Boys Look to Their Fathers for This

Treating women well starts with treating mom well

Dads need to teach their sons to respect women. When fathers fail to step up and teach this important lesson, they contribute to a problem that puts their wives and daughters, and other women, at risk of abuse and violence.

Both men and women are created in God’s image (Genesis 1:27). Women are entitled to the same level of respect as men — but we live in a world where women are often under attack and fear becoming victims of sexual crimes.

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Boys who don’t learn respect for women from their dads are at high risk for abusing girls and women as objects of sex and violence. The frequency of sexual assault on college campuses highlights this problem. Surveys at the Massachusetts Institute of Technology and Princeton, for example, put the sexual assault rate at one in six. A University of Oregon survey concluded one in 10 women had been raped.

The absence of a father’s positive influence is often filled by the influence of movies, music, peers, and pornography. Take a sober look at what’s being sold to teens today, and it should make you squirm.

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Dads need to start early at teaching their sons to respect women. If you’re a dad who missed that opportunity, start now — even if your son is an adult. It may take extra effort, but if you don’t do it, who will? Here are the best places to start:

Directing your son toward better behavior means you tell him what to say or do, then help him do it.

1.) Show respect to your son’s mom. Your words and actions toward your son’s mother are the greatest influence on how your son will speak and act toward women.

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If you’re married to your son’s mother, let him see you love your bride. Touch her affectionately, encourage her with kind words, cheer her successes, comfort her in her disappointments, forgive her failures, and apologize for your mistakes.

If you’re not married to your son’s mother, support her in whatever ways you can. If there’s conflict and tension in your relationship with her, take the high road. Learn how to keep your buttons from being pushed. Learn how to speak with kindness — even when you disagree with her, or need to say no.

2.) Teach your son to respect his mom. Help your son recognize the difference between respect and disrespect in his words and actions. Listen to how he talks to and about his mother. Point out when he says or does something disrespectful, then direct or coach him on better behavior.

Directing your son toward better behavior means you tell him what to say or do, then help him do it. Coaching you son means asking him to identify what he did that was disrespectful, asking him to identify a respectful alternative, and then encouraging him to do it. When directing and coaching, give positive feedback for respectful behavior. Be careful to do this in a way that doesn’t embarrass him in front of others.

The more respect your son puts in the bank by showing respect to others, the more likely he’s going to get respect in return.

3.) Teach your son to respect his sister. This is best to start young, even when there is an older sister. Encourage him to treat her with courtesy and kindness. Patiently teach him to invite her to go ahead of him, open doors for her, offer to help her carry things, and offer her his seat when all other seats are taken.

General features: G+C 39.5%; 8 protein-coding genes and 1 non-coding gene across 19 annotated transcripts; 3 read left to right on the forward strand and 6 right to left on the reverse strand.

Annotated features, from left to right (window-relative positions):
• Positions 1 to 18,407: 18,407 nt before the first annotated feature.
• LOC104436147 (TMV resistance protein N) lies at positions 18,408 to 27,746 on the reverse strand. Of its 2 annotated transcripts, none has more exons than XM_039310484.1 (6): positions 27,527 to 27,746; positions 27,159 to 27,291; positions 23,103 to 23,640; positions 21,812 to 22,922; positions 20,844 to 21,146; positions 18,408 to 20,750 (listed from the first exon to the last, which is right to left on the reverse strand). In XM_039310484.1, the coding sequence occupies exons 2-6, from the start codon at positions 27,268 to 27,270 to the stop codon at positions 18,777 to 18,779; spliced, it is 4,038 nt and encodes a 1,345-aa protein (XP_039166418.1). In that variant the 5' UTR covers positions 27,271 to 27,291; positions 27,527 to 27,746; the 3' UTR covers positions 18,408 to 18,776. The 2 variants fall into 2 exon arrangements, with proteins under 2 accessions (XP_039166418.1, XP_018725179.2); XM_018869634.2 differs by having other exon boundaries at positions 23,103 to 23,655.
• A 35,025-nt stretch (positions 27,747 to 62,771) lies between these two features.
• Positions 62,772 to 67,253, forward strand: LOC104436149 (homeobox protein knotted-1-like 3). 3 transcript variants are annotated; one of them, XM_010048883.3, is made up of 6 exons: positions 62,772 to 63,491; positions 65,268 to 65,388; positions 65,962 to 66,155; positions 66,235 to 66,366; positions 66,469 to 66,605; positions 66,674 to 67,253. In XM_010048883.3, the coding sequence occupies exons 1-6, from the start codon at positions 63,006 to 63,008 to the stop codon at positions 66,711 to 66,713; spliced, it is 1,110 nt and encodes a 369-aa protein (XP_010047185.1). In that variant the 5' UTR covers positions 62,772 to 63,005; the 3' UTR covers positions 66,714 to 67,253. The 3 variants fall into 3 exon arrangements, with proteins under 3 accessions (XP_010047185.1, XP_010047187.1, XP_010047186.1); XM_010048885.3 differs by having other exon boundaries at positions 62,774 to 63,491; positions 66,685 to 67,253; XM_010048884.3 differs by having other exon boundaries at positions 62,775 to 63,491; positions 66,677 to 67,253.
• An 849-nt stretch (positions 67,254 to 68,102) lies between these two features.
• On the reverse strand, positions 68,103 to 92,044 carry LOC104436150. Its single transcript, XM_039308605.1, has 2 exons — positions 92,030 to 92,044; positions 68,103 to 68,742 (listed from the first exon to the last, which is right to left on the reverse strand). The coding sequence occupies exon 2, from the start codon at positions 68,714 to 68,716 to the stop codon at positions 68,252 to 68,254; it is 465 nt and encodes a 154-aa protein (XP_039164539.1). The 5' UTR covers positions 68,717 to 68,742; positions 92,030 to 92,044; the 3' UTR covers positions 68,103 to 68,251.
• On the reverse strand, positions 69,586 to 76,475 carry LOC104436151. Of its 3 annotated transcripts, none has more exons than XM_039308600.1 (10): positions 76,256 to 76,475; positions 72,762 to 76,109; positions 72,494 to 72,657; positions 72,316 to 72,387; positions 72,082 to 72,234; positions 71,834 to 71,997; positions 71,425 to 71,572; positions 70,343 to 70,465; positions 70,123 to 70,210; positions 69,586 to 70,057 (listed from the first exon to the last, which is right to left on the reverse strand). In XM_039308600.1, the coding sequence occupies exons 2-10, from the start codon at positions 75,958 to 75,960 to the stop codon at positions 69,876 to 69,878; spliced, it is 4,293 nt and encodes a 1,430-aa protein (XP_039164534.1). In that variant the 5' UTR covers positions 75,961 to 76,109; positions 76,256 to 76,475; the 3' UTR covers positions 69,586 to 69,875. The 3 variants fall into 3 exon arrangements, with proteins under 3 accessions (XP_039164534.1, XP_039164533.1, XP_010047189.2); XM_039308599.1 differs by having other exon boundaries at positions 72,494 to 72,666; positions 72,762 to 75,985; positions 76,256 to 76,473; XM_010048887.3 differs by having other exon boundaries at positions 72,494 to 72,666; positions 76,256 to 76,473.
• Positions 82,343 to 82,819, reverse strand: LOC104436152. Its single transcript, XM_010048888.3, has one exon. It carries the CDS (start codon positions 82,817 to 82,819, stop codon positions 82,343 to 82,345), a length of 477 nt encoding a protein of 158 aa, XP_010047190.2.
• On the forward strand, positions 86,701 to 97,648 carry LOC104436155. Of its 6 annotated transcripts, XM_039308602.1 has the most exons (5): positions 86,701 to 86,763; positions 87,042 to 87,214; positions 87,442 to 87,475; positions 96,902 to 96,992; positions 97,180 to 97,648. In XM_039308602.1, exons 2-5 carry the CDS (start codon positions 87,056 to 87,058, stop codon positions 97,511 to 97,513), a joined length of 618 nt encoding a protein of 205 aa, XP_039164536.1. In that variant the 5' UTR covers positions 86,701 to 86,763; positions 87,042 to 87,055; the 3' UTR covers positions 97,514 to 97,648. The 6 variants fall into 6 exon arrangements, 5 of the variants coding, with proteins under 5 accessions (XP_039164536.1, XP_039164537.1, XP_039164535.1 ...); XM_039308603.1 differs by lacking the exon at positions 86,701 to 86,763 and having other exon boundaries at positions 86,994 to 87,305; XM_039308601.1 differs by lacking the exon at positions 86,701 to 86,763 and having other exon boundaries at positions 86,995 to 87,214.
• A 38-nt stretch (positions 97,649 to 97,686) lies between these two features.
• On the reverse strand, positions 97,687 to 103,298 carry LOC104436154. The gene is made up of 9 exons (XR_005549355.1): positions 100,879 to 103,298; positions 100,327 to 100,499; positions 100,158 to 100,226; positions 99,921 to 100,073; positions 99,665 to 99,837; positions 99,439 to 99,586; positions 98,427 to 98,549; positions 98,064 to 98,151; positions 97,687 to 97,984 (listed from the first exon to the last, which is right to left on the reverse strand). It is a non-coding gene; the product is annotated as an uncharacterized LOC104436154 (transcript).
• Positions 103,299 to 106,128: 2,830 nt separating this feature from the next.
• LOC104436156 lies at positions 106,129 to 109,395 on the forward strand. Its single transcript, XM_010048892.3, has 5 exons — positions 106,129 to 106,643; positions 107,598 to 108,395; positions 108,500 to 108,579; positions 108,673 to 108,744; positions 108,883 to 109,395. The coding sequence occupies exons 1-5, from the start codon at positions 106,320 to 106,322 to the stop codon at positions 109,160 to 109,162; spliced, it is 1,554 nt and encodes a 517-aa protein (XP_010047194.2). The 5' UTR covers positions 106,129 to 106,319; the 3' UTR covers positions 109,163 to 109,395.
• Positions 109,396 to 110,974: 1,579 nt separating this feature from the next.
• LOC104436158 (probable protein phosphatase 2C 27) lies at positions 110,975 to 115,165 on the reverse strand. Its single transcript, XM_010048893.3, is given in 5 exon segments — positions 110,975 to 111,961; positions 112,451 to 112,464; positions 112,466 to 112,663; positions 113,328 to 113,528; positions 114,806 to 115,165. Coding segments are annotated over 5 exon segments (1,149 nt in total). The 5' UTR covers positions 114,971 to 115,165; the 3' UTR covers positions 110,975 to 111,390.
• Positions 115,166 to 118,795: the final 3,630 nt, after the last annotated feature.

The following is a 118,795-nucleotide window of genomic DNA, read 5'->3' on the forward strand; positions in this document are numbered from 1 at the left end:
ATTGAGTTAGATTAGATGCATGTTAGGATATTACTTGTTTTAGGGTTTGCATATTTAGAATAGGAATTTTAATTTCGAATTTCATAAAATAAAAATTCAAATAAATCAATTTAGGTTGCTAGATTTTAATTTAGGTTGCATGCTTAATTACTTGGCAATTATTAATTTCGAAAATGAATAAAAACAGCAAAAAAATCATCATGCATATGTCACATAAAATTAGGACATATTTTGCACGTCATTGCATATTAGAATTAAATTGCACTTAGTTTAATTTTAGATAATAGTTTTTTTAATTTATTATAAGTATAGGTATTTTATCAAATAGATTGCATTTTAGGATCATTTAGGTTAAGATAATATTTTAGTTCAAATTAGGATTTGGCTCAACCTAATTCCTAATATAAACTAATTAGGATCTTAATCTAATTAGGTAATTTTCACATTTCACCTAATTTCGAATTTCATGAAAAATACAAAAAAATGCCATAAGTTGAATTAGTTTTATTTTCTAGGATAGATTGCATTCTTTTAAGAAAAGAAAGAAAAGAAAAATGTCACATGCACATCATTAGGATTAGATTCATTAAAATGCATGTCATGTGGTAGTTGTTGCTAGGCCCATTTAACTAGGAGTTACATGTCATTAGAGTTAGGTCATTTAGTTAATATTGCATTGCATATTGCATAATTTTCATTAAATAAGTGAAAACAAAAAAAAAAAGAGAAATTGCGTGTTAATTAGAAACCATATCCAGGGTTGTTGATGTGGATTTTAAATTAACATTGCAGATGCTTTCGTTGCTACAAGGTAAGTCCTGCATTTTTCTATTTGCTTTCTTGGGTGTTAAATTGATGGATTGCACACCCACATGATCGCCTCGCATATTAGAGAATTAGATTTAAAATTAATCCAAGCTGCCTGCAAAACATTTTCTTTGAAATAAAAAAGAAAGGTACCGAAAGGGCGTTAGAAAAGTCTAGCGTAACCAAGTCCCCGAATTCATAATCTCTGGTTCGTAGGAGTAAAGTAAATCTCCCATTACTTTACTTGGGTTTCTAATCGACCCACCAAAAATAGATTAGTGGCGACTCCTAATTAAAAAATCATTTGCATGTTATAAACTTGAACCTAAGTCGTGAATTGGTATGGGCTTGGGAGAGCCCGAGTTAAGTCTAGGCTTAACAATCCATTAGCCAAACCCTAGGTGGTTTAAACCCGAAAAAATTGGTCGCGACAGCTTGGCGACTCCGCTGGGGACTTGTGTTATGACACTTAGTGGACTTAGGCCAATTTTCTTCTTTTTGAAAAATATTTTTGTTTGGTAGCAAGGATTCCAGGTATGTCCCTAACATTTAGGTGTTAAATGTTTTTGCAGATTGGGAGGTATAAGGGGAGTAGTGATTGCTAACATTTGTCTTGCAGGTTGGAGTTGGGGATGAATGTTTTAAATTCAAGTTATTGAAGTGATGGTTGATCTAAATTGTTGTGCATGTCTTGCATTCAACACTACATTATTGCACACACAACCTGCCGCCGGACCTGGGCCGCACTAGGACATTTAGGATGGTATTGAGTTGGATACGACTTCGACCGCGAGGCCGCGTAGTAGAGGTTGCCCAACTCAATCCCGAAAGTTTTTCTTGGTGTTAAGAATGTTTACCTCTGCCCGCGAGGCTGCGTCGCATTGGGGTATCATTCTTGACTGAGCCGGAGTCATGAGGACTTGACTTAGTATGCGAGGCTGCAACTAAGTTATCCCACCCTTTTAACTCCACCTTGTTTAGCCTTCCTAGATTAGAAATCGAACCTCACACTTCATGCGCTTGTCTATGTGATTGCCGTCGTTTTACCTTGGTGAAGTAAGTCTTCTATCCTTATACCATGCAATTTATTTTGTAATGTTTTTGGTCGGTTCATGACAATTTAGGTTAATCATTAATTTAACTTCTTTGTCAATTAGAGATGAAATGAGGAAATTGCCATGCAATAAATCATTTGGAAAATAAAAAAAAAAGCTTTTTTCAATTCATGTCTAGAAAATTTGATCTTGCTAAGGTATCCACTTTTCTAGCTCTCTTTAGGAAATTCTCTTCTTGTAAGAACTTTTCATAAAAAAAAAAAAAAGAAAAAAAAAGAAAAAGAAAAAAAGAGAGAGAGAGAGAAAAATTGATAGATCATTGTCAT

If there is a history of tension and conflict between your son and daughter, encourage your son to make peace. He can take the first step by apologizing for any past disrespect and making a commitment to respect her going forward. He should also offer forgiveness for any disrespect his sister has shown toward him.

4.) Avoid entertainment that disrespects women. To the best of your ability, protect your son from music, movies, magazines, posters, and online media that portray women as objects for sex and violence. The images portrayed of women in media encourage stereotypes that invite disrespect.

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Dads need to take the front line in assuring their home is a safe from influences that will impair the growth of their children’s good character. At the same time, dads can cultivate the growth of positive character through their influence and the influences they allow into each child’s life.

5.) Talk with your son about the value of respect. Once your son is nine or 10 years old, it’s time to have a two-way discussion about respect. Discuss with him how the respect shown to his mom and to others is like putting money in the bank. The more respect he puts in the bank by showing respect to others, the more likely he’s going to get respect in return. Ask him to think of and share examples of how this might work in his relationships. Keep reminding him of how this works as he passes through adolescence — he’ll forget, otherwise.

You can also teach your son the value of respect by showing him respect. Whatever your son’s age, your influence as his dad is strong. He’ll more easily learn to respect others if he gets respect from you. And if your son is old enough to remember the mistakes you’ve made, make time to have a heart-to-heart, apologize for your mistakes, and make a commitment to do better.

Jon Beaty, life coach and father of two, lives near Portland, Oregon. He’s the author of the book, “If You’re Not Growing, You’re Dying: 7 Habits for Thriving in Your Faith, Relationships and Work.”

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